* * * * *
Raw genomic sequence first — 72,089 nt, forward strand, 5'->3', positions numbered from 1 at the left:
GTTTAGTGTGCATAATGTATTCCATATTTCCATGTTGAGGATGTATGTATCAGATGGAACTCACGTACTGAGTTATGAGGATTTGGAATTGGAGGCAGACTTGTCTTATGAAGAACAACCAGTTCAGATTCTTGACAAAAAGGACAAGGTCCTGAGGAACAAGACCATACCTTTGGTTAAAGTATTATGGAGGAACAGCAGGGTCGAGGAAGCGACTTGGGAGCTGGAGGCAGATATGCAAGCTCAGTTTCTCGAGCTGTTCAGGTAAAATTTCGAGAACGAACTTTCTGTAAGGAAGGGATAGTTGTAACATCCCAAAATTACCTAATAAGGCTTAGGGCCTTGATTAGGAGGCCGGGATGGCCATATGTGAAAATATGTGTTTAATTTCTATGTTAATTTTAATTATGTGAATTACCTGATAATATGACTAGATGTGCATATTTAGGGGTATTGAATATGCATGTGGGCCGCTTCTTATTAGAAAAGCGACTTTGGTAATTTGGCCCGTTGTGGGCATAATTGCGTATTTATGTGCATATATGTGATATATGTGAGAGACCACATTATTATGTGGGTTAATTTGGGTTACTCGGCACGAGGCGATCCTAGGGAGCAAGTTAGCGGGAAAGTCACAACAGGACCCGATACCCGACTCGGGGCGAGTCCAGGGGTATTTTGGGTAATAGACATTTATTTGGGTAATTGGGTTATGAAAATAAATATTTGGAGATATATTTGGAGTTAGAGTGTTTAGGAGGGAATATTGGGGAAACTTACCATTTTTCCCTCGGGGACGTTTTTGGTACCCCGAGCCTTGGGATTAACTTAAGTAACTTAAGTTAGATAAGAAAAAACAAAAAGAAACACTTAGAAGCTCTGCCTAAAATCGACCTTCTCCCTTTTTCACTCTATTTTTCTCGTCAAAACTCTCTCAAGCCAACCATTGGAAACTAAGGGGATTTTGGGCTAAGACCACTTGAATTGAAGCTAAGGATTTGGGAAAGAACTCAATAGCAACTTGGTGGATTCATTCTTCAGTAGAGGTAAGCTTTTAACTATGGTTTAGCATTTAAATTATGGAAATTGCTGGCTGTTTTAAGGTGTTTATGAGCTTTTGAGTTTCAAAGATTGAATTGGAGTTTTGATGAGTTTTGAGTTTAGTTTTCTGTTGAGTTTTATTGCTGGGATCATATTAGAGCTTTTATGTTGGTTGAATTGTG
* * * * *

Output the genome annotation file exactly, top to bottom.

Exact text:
Raw genomic sequence first — 72,089 nt, forward strand, 5'->3', positions numbered from 1 at the left:
GTTTAGTGTGCATAATGTATTCCATATTTCCATGTTGAGGATGTATGTATCAGATGGAACTCACGTACTGAGTTATGAGGATTTGGAATTGGAGGCAGACTTGTCTTATGAAGAACAACCAGTTCAGATTCTTGACAAAAAGGACAAGGTCCTGAGGAACAAGACCATACCTTTGGTTAAAGTATTATGGAGGAACAGCAGGGTCGAGGAAGCGACTTGGGAGCTGGAGGCAGATATGCAAGCTCAGTTTCTCGAGCTGTTCAGGTAAAATTTCGAGAACGAACTTTCTGTAAGGAAGGGATAGTTGTAACATCCCAAAATTACCTAATAAGGCTTAGGGCCTTGATTAGGAGGCCGGGATGGCCATATGTGAAAATATGTGTTTAATTTCTATGTTAATTTTAATTATGTGAATTACCTGATAATATGACTAGATGTGCATATTTAGGGGTATTGAATATGCATGTGGGCCGCTTCTTATTAGAAAAGCGACTTTGGTAATTTGGCCCGTTGTGGGCATAATTGCGTATTTATGTGCATATATGTGATATATGTGAGAGACCACATTATTATGTGGGTTAATTTGGGTTACTCGGCACGAGGCGATCCTAGGGAGCAAGTTAGCGGGAAAGTCACAACAGGACCCGATACCCGACTCGGGGCGAGTCCAGGGGTATTTTGGGTAATAGACATTTATTTGGGTAATTGGGTTATGAAAATAAATATTTGGAGATATATTTGGAGTTAGAGTGTTTAGGAGGGAATATTGGGGAAACTTACCATTTTTCCCTCGGGGACGTTTTTGGTACCCCGAGCCTTGGGATTAACTTAAGTAACTTAAGTTAGATAAGAAAAAACAAAAAGAAACACTTAGAAGCTCTGCCTAAAATCGACCTTCTCCCTTTTTCACTCTATTTTTCTCGTCAAAACTCTCTCAAGCCAACCATTGGAAACTAAGGGGATTTTGGGCTAAGACCACTTGAATTGAAGCTAAGGATTTGGGAAAGAACTCAATAGCAACTTGGTGGATTCATTCTTCAGTAGAGGTAAGCTTTTAACTATGGTTTAGCATTTAAATTATGGAAATTGCTGGCTGTTTTAAGGTGTTTATGAGCTTTTGAGTTTCAAAGATTGAATTGGAGTTTTGATGAGTTTTGAGTTTAGTTTTCTGTTGAGTTTTATTGCTGGGATCATATTAGAGCTTTTATGTTGGTTGAATTGTG